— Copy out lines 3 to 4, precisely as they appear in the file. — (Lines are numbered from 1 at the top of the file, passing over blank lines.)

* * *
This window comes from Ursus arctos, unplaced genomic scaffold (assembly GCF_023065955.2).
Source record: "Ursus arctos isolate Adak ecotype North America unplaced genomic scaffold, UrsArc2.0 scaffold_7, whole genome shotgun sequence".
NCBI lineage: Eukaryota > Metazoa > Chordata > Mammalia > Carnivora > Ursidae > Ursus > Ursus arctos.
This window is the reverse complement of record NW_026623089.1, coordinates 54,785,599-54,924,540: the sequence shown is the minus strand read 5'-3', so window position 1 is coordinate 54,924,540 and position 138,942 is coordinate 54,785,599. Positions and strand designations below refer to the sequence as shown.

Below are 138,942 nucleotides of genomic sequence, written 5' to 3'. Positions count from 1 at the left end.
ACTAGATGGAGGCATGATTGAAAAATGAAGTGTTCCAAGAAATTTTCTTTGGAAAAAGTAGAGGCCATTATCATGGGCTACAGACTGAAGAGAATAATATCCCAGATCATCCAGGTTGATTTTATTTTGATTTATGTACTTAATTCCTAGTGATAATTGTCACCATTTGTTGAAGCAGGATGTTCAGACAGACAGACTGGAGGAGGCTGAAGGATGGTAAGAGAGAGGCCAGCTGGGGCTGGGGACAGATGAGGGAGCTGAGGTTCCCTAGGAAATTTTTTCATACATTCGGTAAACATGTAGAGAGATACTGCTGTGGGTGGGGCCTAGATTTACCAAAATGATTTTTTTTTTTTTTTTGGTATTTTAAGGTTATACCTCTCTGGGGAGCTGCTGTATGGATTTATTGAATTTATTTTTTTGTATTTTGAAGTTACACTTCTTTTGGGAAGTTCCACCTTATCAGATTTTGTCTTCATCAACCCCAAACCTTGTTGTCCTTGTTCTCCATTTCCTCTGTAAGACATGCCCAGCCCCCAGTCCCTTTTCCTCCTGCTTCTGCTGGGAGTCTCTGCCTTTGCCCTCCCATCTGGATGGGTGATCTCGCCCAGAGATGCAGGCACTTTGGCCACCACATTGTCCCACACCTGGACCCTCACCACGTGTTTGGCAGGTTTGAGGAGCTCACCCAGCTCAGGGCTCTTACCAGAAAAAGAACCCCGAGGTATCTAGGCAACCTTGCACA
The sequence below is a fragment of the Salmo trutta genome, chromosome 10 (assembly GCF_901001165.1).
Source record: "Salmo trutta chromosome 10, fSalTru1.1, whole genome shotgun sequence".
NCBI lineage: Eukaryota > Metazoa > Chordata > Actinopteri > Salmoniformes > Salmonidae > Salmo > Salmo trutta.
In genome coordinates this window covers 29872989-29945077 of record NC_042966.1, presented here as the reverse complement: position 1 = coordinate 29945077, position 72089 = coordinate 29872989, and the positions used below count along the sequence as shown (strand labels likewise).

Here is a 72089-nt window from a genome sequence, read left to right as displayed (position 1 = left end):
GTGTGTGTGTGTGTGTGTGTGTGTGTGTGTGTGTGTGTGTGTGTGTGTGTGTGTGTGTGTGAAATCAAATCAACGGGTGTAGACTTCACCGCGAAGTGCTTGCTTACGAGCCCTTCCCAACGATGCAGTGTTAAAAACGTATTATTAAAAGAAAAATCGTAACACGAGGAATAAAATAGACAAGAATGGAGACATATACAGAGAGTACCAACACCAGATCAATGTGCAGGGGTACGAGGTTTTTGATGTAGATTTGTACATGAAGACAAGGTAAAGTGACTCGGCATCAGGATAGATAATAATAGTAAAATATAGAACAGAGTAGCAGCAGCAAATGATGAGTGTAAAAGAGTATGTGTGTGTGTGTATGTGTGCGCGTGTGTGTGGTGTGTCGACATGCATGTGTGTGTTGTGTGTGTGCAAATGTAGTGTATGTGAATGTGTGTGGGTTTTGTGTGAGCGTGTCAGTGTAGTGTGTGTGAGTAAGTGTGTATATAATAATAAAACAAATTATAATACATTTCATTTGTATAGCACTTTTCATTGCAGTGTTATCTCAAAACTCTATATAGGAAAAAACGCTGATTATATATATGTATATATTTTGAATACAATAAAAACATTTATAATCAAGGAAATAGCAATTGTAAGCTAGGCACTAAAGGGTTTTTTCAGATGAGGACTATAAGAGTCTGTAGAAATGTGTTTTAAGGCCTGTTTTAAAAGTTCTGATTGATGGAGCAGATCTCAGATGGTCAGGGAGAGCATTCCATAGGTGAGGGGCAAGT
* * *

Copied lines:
NCBI lineage: Eukaryota > Metazoa > Chordata > Mammalia > Carnivora > Ursidae > Ursus > Ursus arctos.
This window is the reverse complement of record NW_026623089.1, coordinates 54,785,599-54,924,540: the sequence shown is the minus strand read 5'-3', so window position 1 is coordinate 54,924,540 and position 138,942 is coordinate 54,785,599. Positions and strand designations below refer to the sequence as shown.